In California, Maria has awful nightmares with and visions of her sister that committed suicide one year ago. Her roommate Chris invites Maria to travel with her and her friends Tanya and Rose on vacation to her uncle’s house in Saguaro, Arizona, to relax. When the group arrives in the house, they immediately go to a night-club to have fun and chase some local guys for sex; however, the evil El Charro is seeking Maria killing her friends with his machete.
“The Curse of El Charro” has long been a guilty pleasure viewing experience for me. It’s design has just enough oddities to make it an old favorite and not enough scares to keep it on my top 10 list. I suppose it’s worth is in the makeup of this film which begins with a rather cool intro title sequence.
The title, “The Curse of El Charro” always reminded me of a b-grade southwestern independent sort of title that on the most part probably wouldn’t have folks screaming “when’s it coming out!”. At the time, I’m not even sure why I took a chance on this, perhaps it was a slow night, and the movies I “wanted” were rented (remember those days!!)
Though in all due respect, I was made a believer in this little film right from the get-go. It had editing styles and premise injections that stood alone outside of the usual B-grade mode. I was assuming a slasher style film, which did meet that need, but also had its own tasty quirks.
“The Curse of El Charro” begins on the note of a young girl Maria (Drew Mia) who begins seeing visions and nightmares concerning her sister who committed suicide a year ago. A getaway is soon proposed per her roommate Chris (Heidi Androl) who suggests that she travel with friends Rosemary (KellyDawn Malloy) and Tanya (Kathryn Taylor) and herself for a mini vacation to Chris’s uncle house in Saguaro, Arizona. The 4 girls bring alot of diversity in their characters, Tanya, is a highly extroverted party girl who seems as sassy and she can be charming. Rosie falls somewhere between a gothic doom and gloomer to a vixen of the night. Chris is our caring balance between friends who defers the others rude comments to show her compassionate side to Maria’s ordeal.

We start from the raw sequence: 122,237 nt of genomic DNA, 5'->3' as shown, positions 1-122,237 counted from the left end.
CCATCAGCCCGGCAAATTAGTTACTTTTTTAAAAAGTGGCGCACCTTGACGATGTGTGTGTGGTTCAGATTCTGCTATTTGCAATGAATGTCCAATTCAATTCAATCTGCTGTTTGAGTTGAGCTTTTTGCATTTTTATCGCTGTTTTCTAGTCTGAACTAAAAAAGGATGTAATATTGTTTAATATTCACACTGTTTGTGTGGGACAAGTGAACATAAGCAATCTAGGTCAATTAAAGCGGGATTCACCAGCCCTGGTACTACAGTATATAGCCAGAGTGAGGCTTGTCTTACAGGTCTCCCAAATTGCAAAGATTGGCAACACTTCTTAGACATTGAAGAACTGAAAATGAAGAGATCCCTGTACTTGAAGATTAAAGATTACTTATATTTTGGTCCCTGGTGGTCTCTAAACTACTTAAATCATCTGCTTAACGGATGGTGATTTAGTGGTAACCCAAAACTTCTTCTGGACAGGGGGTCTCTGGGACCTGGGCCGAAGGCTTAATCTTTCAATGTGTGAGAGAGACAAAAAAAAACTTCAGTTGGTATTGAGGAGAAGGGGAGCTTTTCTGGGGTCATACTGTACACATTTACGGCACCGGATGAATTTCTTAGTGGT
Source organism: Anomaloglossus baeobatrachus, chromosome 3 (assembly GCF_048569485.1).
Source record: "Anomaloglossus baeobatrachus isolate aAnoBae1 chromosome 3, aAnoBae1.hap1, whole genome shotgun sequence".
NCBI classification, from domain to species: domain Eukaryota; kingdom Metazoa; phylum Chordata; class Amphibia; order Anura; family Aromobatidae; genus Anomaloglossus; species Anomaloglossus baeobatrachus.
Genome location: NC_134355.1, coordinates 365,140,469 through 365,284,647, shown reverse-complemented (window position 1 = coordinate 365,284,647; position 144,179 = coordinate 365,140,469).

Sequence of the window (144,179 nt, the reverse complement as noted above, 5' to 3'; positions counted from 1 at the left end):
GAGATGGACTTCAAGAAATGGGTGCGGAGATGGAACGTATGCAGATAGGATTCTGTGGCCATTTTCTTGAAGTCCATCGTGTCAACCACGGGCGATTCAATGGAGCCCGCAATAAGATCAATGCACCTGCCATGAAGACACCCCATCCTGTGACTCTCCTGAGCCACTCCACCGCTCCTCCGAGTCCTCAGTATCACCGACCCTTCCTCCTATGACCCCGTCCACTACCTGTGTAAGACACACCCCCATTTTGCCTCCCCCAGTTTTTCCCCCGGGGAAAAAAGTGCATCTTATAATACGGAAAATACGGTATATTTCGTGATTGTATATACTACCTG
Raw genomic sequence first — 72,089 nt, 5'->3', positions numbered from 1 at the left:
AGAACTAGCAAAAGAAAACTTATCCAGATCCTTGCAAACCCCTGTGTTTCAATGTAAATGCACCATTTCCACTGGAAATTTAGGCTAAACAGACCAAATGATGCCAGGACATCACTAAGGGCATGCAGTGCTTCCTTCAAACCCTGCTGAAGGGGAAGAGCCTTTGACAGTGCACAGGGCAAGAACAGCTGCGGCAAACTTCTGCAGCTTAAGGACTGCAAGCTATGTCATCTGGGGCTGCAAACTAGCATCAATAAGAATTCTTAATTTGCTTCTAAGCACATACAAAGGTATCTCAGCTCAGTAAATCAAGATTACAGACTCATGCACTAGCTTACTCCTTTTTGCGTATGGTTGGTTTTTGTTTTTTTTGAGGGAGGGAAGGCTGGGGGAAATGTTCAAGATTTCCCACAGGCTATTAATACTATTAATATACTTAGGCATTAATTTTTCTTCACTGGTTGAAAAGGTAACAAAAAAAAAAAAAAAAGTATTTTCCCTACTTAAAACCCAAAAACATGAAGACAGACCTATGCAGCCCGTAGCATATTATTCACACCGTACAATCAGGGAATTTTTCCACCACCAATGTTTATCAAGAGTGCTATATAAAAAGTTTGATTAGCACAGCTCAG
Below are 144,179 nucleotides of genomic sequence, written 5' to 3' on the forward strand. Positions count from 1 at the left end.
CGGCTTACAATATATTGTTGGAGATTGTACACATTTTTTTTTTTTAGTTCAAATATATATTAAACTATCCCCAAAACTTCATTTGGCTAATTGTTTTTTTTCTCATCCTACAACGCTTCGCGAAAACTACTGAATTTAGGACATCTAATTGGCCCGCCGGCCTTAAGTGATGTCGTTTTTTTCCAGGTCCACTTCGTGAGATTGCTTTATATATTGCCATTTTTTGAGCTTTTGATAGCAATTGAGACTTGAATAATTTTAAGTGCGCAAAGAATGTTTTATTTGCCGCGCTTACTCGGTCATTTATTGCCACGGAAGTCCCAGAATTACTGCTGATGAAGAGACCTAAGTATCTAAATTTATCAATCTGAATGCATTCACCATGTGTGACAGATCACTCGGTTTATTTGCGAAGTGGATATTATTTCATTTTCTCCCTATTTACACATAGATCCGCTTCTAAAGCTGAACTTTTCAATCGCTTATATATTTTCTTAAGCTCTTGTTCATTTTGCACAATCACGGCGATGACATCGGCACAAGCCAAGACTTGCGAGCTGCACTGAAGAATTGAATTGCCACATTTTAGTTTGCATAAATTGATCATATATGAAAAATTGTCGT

The trip turns into a nightmare as an evil entity called “El Charro” arises in search of Maria killing everything in between. The road rip is not without its special qualities which include my favorite scene from the whole film……the bar scene.
In an eerie and remarkable performance from singer performer Scott Greenall, Scott performs an onstage number under the solemn setting of a “salvation” sign and a almost cult memorized crowd singing his wheelchair industrial number “I’m Never Going Away”. Scott Greenall (a real life cerebral palsy sufferer) brings an odd standstill moment to the production that literally feels like David Lynch had stepped in for a moment to direct. The road stop segment is powerful enough to suggest that things are changing for the travelers into something much darker. The film while keeping much of its design to a slasher feature has its artistic merit that arrives usually in the form of Maria’s visions and nightmares. In one segment “Lemmy” appears over an old time projector clip reciting rants of lore. This old film strip inclusion shows up a few times to generally illustrate the legend of El Charro and Maria’s sister visions.
As they enter the town of Saguaro, the 4 of them set out to a local bar in a quest to bring some of the locales back for some drinking and partying. In between couples forming and romance brewing, we are soon in the realm of El Charro who seems to have risen from beyond to slash his way thru the group. It’s pretty standard killing per way of a machete and El Charro’s nasty demeanor, but it is appropriate for its genre. In all, director Rich Ragsdale made a pretty worthy attempt at providing a cool little underrated horror film. It’s got style, enough victims to matter and a few naked kill shots to keep ya going. While El Charro probably won’t go onto franchise, the movie itself is a smashing entertaining 1-off.
The Curse of El Charro (2005)